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Global analysis of photosynthesis transcriptional regulatory networks.

Imam S, Noguera DR, Donohue TJ - PLoS Genet. (2014)

Bottom Line: PrrA regulates ∼34 operons encoding mainly photosynthesis and electron transport functions, while CrpK, a previously uncharacterized Crp-family protein, regulates genes involved in photosynthesis and maintenance of iron homeostasis.Furthermore, CrpK and FnrL share similar DNA binding determinants, possibly explaining our observation of the ability of CrpK to partially compensate for the growth defects of a ΔFnrL mutant.We show that the Rrf2 family protein, MppG, plays an important role in photopigment biosynthesis, as part of an incoherent feed-forward loop with PrrA.

View Article: PubMed Central - PubMed

Affiliation: Program in Cellular and Molecular Biology, University of Wisconsin - Madison, Madison, Wisconsin, United States of America; Department of Bacteriology, University of Wisconsin - Madison, Wisconsin Energy Institute, Madison, Wisconsin, United States of America; DOE Great Lakes Bioenergy Research Center, University of Wisconsin - Madison, Madison, Wisconsin, United States of America.

ABSTRACT
Photosynthesis is a crucial biological process that depends on the interplay of many components. This work analyzed the gene targets for 4 transcription factors: FnrL, PrrA, CrpK and MppG (RSP_2888), which are known or predicted to control photosynthesis in Rhodobacter sphaeroides. Chromatin immunoprecipitation followed by high-throughput sequencing (ChIP-seq) identified 52 operons under direct control of FnrL, illustrating its regulatory role in photosynthesis, iron homeostasis, nitrogen metabolism and regulation of sRNA synthesis. Using global gene expression analysis combined with ChIP-seq, we mapped the regulons of PrrA, CrpK and MppG. PrrA regulates ∼34 operons encoding mainly photosynthesis and electron transport functions, while CrpK, a previously uncharacterized Crp-family protein, regulates genes involved in photosynthesis and maintenance of iron homeostasis. Furthermore, CrpK and FnrL share similar DNA binding determinants, possibly explaining our observation of the ability of CrpK to partially compensate for the growth defects of a ΔFnrL mutant. We show that the Rrf2 family protein, MppG, plays an important role in photopigment biosynthesis, as part of an incoherent feed-forward loop with PrrA. Our results reveal a previously unrealized, high degree of combinatorial regulation of photosynthetic genes and significant cross-talk between their transcriptional regulators, while illustrating previously unidentified links between photosynthesis and the maintenance of iron homeostasis.

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Related in: MedlinePlus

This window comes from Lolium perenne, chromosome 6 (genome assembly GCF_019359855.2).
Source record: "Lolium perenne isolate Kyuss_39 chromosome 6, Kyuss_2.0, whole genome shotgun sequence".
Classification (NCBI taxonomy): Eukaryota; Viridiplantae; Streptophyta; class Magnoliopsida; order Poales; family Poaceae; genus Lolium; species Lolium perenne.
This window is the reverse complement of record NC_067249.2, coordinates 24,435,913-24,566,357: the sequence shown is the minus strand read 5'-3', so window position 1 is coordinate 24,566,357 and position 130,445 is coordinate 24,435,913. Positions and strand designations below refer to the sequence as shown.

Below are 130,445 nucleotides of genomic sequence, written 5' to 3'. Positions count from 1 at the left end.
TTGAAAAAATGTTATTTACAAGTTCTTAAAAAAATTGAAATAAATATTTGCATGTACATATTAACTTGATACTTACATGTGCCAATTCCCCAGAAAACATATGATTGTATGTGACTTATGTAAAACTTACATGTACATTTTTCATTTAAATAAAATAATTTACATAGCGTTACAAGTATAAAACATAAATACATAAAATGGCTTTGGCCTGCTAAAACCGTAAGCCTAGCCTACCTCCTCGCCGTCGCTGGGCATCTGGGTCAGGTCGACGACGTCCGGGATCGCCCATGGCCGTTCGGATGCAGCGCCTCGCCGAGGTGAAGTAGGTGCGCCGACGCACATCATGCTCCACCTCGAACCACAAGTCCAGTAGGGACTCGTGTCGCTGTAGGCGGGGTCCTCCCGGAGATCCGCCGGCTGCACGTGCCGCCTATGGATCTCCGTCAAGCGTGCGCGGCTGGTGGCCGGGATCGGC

Analysis of the CrpK regulon in R. sphaeroides.(A) CrpK binding sites across chromosome 1. (B) Comparison of motifs generated for all CrpK and FnrL ChIP-seq identified targets, as well as those for targets exclusive to the CrpK and FnrL ChIP-seq datasets. (C) Pair-wise comparison of the global transcript level data between a ΔfnrL strain and a ΔfnrL strain over-expressing CrpK (ΔfnrL+pIND5-crpk) for all ChIP-seq identified CrpK target operons. Only the first members of the operons are shown. Significantly differentially expressed genes are indicated with *. (D) Fold increase in β-galactosidase activity observed after inducing either CrpK or FnrL synthesis using promoter-lacZ fusions of the bchE, RSP_0697 (Usp), ccoN, RSP_3341 and RSP_2349 promoters, integrated into the chromosome of a ΔfnrL-ΔcrpK reporter strain. Fold inductions represent fold change over the measured basal β-galactosidase activity prior to induction of CrpK or FnrL. (E) Percentage of β-galactosidase activity at mutant bchE promoters relative to the WT promoter. The average growth rate of cultures with FnrL induced was 3.4±0.2 hrs, while that of cultures with CrpK induced was 3.1±0.2 hrs. The error bars in (D) and (E) represent standard error of mean of 3 independent biological replicates.
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pgen-1004837-g003: Analysis of the CrpK regulon in R. sphaeroides.(A) CrpK binding sites across chromosome 1. (B) Comparison of motifs generated for all CrpK and FnrL ChIP-seq identified targets, as well as those for targets exclusive to the CrpK and FnrL ChIP-seq datasets. (C) Pair-wise comparison of the global transcript level data between a ΔfnrL strain and a ΔfnrL strain over-expressing CrpK (ΔfnrL+pIND5-crpk) for all ChIP-seq identified CrpK target operons. Only the first members of the operons are shown. Significantly differentially expressed genes are indicated with *. (D) Fold increase in β-galactosidase activity observed after inducing either CrpK or FnrL synthesis using promoter-lacZ fusions of the bchE, RSP_0697 (Usp), ccoN, RSP_3341 and RSP_2349 promoters, integrated into the chromosome of a ΔfnrL-ΔcrpK reporter strain. Fold inductions represent fold change over the measured basal β-galactosidase activity prior to induction of CrpK or FnrL. (E) Percentage of β-galactosidase activity at mutant bchE promoters relative to the WT promoter. The average growth rate of cultures with FnrL induced was 3.4±0.2 hrs, while that of cultures with CrpK induced was 3.1±0.2 hrs. The error bars in (D) and (E) represent standard error of mean of 3 independent biological replicates.